Feb. 20, 2017 (12:15 – 1:15 pm)
Room 250, second floor
Beus Center for Law and Society at Downtown Phoenix campus
Free and open to the public. Food will be reserved to those who RSVP to ILP@asu.edu. We hope you will join us!
Mount Graham, or Dzil Nchaa Si An in Western Apache, is one of the highest mountains in southern Arizona and is of extraordinary importance from both an ecological and Western Apache perspective. Ecologically, one finds Sonoran desert at the base and Hudsonian boreal forest at the peak, where a number of endemic species, including the highly endangered Mt. Graham red squirrel. It is also part of the original homeland of Western Apache people, with deep religious and cultural significance. Since the 1970’s, tension has existed between the University of Arizona’s desire to use Mt. Graham as the location for a number of astronomical facilities and the concerns of Western Apaches, especially the San Carlos tribe, and others who care about the ecological and religious aspects of Mt. Graham. Decades of conflict have resulted in construction by the University of the Mt. Graham International Observatory , with help from Congress which waived the full applicability of important environmental laws. The Mount Graham Coalition provides education and technical assistance to people about Mt. Graham and seeks to work for the ecological preservation of Mt. Graham and respect for Apache interests. This program will provide an overview of the history and current situation regarding Mt. Graham and the ongoing conflicts.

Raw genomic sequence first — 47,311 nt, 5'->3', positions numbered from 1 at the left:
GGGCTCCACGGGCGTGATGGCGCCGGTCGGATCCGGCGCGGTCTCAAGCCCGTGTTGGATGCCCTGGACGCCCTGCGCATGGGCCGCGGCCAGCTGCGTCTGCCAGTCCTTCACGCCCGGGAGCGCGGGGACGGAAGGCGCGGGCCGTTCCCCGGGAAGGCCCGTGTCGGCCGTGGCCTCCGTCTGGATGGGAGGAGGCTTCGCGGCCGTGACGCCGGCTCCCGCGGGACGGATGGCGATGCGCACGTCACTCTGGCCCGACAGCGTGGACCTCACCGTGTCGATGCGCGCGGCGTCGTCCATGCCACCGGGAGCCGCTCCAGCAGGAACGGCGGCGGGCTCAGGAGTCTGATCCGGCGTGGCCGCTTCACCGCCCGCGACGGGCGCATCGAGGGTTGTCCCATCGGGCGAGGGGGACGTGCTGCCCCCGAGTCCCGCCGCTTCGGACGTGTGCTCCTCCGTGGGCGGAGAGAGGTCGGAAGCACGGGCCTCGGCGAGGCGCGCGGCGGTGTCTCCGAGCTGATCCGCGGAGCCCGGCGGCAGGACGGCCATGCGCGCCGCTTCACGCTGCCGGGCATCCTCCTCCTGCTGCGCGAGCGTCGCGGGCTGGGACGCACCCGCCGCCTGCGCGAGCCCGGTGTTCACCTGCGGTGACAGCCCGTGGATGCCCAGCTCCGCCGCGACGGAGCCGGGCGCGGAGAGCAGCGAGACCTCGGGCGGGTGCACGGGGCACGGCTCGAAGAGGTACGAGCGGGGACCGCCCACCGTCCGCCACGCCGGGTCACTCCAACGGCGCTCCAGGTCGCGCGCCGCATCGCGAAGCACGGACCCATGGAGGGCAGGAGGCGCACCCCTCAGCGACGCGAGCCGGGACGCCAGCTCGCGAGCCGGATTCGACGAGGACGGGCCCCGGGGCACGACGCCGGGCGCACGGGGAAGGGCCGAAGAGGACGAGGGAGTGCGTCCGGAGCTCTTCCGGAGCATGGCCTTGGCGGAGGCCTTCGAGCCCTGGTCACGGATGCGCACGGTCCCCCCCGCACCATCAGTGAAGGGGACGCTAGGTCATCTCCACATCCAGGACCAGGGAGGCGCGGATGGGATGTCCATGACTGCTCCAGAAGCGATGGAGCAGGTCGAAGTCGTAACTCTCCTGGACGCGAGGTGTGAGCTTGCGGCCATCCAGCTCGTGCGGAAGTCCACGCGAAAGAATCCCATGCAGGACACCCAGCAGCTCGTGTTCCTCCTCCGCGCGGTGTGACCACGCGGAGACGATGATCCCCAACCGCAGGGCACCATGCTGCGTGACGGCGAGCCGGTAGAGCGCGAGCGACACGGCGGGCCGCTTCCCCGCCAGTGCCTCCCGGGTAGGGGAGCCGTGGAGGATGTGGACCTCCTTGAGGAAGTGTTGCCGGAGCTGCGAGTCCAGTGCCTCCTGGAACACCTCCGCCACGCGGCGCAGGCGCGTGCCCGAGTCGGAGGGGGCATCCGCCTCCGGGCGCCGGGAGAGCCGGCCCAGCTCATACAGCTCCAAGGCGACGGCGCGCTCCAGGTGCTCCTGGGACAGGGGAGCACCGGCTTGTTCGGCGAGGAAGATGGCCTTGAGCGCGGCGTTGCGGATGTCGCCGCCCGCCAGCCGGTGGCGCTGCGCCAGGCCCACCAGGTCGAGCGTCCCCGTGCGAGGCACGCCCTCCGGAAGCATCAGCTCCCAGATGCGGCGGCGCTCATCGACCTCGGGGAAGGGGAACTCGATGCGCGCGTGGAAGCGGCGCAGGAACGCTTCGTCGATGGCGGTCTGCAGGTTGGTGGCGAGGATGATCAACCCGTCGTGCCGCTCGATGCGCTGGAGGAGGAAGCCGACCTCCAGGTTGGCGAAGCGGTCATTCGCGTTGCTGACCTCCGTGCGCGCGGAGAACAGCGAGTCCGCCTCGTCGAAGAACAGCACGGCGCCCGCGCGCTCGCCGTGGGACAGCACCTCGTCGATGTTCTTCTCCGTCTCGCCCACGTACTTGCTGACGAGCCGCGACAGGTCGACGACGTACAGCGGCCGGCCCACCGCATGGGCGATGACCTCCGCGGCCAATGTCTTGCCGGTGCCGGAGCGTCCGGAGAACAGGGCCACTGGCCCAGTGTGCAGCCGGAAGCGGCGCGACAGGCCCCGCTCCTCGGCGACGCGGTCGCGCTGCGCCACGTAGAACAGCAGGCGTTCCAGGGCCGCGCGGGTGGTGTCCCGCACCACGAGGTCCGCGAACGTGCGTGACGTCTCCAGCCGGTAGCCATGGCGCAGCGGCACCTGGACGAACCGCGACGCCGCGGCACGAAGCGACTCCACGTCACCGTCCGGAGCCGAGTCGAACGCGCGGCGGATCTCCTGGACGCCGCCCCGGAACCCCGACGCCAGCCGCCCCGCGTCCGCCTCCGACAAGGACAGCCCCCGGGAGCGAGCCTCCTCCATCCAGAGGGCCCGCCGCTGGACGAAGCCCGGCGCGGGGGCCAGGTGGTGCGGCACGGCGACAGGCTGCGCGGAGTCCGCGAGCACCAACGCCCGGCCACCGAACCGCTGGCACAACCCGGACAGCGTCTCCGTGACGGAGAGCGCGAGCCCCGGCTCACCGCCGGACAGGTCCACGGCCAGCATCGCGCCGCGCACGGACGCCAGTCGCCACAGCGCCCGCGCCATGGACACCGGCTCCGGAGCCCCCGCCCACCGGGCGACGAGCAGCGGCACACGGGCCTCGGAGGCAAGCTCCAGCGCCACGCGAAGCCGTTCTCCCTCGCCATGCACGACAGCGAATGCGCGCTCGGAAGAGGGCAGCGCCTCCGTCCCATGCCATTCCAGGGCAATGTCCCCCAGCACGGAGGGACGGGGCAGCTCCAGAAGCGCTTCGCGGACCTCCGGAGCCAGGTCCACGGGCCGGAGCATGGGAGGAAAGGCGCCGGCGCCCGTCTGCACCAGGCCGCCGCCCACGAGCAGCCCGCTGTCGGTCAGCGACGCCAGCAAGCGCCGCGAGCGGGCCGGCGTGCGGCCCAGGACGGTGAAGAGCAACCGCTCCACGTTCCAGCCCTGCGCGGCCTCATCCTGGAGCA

- Dinah Bear Board Member, Mt. Graham Coalition
- Roger Featherstone President, Mt. Graham Coalition
- Dr. John Welch Professor, Department of Archaeology & School of Resource and Environmental Management, Simon Fraser University